This week we’re back to weird and wonderful innovations in health, nanotechnology and computing.
First carbon nanotube processor built
Carbon nanotubes (CNTs) are a relatively new synthetic form of carbon. They are cylindrical structures which can do all sorts of things – they have high tensile strength, useful electrical properties and can be used to store hydrogen. They have long been suggested as the logical successor for silicon-based electronics, but a working nanocarbon processor has never been demonstrated until now. Yesterday, however, a research team reported that they have built a working CNT processor.
So why the fuss? While silicon processors have advanced greatly in the last decades, they are reaching an impasse due to heat waste. Because the transistors that make processors function have become so crammed together on a processor chip, the chips give off a huge amount of heat. Considering that processors shouldn’t ever really get about 90°C, you can see how that would be a limiting factor. CNTs, on the other hand, are so small and thin that they can be switched on and off with almost no heat loss. And considering that CNTs can be made by recycling plastic bags, this may actually be cheaper than making silicon processors. Soon, we’ll be able to choose between CNT and diamond processor chips. I guess Silicon Valley will need renaming.
Using a heartbeat to protect your implant
Having someone hack your implant is not exactly an everyday concern. Not yet, anyway. But modern implanted medical devices such as pacemakers and insulin pumps are WiFi controlled, and can definitely be hacked in theory. I think we’ll call this #futurefirstworldproblems.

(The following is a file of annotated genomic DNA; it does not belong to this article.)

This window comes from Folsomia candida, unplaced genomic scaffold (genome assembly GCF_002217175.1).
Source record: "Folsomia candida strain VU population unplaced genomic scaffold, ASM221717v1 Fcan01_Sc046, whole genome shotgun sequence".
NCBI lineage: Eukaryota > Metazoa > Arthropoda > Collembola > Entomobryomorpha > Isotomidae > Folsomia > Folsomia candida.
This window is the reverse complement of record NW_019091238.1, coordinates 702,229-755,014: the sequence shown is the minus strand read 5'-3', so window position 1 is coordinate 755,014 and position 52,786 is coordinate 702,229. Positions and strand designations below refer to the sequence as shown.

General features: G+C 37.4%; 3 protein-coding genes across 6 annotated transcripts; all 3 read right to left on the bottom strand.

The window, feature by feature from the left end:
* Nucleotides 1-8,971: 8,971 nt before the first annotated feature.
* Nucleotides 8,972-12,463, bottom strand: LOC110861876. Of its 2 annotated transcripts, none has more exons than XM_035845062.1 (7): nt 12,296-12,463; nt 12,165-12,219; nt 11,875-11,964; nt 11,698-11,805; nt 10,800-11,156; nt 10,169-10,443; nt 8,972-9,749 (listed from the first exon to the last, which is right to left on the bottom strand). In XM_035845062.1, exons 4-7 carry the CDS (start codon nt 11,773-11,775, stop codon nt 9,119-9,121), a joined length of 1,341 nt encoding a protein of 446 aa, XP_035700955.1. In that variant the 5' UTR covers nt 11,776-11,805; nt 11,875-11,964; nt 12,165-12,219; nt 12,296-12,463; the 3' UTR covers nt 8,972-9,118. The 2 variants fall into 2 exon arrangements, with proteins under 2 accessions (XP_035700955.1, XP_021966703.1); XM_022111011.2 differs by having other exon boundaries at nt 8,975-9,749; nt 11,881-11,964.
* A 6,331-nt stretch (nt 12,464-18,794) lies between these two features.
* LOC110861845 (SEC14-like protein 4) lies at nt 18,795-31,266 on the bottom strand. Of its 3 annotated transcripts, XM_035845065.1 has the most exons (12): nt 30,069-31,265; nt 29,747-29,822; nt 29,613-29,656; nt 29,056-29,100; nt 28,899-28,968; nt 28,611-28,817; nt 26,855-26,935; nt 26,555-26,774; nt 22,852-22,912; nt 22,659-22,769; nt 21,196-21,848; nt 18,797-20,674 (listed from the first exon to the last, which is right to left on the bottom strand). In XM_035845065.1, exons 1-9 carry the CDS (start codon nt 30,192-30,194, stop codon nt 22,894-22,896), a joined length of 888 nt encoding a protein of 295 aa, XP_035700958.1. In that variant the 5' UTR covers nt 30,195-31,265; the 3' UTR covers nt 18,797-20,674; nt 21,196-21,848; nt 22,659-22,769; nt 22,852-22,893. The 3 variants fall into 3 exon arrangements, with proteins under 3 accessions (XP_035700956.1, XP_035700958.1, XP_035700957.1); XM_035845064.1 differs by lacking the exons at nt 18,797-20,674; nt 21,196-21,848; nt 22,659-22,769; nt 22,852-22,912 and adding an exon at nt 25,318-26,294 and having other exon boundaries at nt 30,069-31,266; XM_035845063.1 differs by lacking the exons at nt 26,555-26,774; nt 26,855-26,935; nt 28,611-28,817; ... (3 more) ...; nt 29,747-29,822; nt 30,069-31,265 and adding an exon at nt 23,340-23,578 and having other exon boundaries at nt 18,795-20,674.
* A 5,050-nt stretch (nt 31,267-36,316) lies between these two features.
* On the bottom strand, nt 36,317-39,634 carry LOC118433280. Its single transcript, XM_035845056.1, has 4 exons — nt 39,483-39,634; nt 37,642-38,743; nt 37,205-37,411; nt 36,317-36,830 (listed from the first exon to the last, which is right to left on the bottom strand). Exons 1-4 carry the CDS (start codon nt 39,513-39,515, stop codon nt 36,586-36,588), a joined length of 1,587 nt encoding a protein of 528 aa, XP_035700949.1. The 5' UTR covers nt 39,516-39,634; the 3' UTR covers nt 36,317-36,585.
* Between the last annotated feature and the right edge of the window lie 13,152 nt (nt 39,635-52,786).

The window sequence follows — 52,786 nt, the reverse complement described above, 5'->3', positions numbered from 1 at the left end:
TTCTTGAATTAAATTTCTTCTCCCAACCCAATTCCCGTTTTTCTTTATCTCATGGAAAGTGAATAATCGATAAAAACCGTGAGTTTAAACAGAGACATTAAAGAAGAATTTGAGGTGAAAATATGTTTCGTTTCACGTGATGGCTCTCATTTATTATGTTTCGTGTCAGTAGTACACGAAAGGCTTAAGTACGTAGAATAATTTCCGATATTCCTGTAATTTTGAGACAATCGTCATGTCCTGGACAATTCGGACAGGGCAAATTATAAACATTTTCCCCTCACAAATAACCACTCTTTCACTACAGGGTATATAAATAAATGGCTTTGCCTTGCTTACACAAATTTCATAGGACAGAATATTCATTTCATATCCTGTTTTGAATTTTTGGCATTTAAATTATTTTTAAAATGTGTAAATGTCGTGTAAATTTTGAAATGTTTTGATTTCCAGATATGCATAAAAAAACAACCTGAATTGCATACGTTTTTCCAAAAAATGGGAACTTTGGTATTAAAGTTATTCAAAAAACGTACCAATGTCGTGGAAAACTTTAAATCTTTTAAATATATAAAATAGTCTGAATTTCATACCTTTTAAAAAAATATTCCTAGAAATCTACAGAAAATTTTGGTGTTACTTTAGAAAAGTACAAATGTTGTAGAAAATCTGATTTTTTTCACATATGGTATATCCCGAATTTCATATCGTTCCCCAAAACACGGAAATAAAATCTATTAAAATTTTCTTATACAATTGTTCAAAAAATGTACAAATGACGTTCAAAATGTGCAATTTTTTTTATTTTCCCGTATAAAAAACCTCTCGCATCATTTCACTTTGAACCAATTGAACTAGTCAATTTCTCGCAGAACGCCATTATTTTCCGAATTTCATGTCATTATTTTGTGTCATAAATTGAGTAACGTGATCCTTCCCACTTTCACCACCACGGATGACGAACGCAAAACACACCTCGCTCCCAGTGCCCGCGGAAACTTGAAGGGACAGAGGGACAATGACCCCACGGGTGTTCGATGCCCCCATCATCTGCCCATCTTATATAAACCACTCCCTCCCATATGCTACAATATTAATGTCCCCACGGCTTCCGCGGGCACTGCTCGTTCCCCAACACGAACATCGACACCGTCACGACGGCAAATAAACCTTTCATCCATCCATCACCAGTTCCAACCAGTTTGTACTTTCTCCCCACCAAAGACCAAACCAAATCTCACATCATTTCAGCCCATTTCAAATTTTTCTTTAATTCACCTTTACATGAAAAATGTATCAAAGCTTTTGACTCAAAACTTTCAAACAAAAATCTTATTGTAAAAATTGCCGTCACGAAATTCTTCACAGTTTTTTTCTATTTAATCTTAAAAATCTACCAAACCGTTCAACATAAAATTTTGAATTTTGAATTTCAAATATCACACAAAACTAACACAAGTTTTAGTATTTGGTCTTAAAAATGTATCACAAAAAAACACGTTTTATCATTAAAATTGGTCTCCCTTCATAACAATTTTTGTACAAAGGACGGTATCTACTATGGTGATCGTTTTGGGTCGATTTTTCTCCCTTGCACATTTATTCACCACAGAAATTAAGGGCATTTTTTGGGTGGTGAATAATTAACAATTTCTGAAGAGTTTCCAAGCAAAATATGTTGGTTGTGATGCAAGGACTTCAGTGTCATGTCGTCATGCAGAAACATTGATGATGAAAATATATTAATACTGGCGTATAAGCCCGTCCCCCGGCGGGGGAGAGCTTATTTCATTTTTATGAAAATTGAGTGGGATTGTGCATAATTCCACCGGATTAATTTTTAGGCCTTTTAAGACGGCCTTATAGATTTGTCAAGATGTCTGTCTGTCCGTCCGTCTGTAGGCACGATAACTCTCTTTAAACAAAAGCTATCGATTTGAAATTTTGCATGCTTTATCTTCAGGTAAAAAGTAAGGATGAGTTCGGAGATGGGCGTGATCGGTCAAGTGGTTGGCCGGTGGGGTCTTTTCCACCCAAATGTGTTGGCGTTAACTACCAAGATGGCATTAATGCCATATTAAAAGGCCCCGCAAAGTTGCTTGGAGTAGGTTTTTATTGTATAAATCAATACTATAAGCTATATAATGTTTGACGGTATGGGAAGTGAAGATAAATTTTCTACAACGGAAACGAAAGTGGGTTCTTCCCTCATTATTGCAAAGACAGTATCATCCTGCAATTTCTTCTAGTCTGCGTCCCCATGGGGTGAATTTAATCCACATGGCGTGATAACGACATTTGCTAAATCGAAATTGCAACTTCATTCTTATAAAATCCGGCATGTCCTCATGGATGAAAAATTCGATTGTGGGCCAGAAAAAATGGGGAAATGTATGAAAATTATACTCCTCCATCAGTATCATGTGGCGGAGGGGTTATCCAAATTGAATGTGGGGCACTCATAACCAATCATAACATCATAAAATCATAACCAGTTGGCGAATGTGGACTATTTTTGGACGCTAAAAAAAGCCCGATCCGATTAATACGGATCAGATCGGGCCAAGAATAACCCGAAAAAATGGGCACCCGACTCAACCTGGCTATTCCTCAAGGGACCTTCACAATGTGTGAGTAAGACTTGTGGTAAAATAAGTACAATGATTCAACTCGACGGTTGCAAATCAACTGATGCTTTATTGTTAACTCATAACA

Even though it sounds futuristic, researchers are thinking about it right now. A team at Rice University has developed a system that uses a medical practitioners heartbeat as a kind of password to access implanted devices. The practitioner will have their heartbeat recorded externally and beamed to the implant, which will then compare it to the same heartbeat signal from the practitioner touching the person with the implant. The device will remain locked unless the two signals are the same.
I don’t think that malicious pranksters are plotting to disrupt their grandfather’s pacemaker as we speak. But implanted devices are becoming more and more prevalent. In a hundred years, when every human on the planet will have an implant of some kind, you can be sure that this will have been the start of an entire industry of implant privacy and security. Although perhaps by that stage, we will be able to access these implants straight from from our minds, and use our unique brain waves as a password.
Drug delivery nanorobots
Nanobots, tiny medical devices which live in our blood and deliver medicine when we need it, have been a science fiction staple for years. Needless to say, we are still a long way away from this becoming a reality, even for the 1%. But researchers are making steps in the right direction. Chinese researchers have built nanoscale magnetic cages which are guided by electromagnetic fields to deliver drugs to specific areas in the body. The researchers called them the delivery trucks of targeted medicine – they are larger than previous efforts, and therefore able to carry larger loads. Another use would be to carry cells to specific locations, which would be useful for growing functional organs in the lab.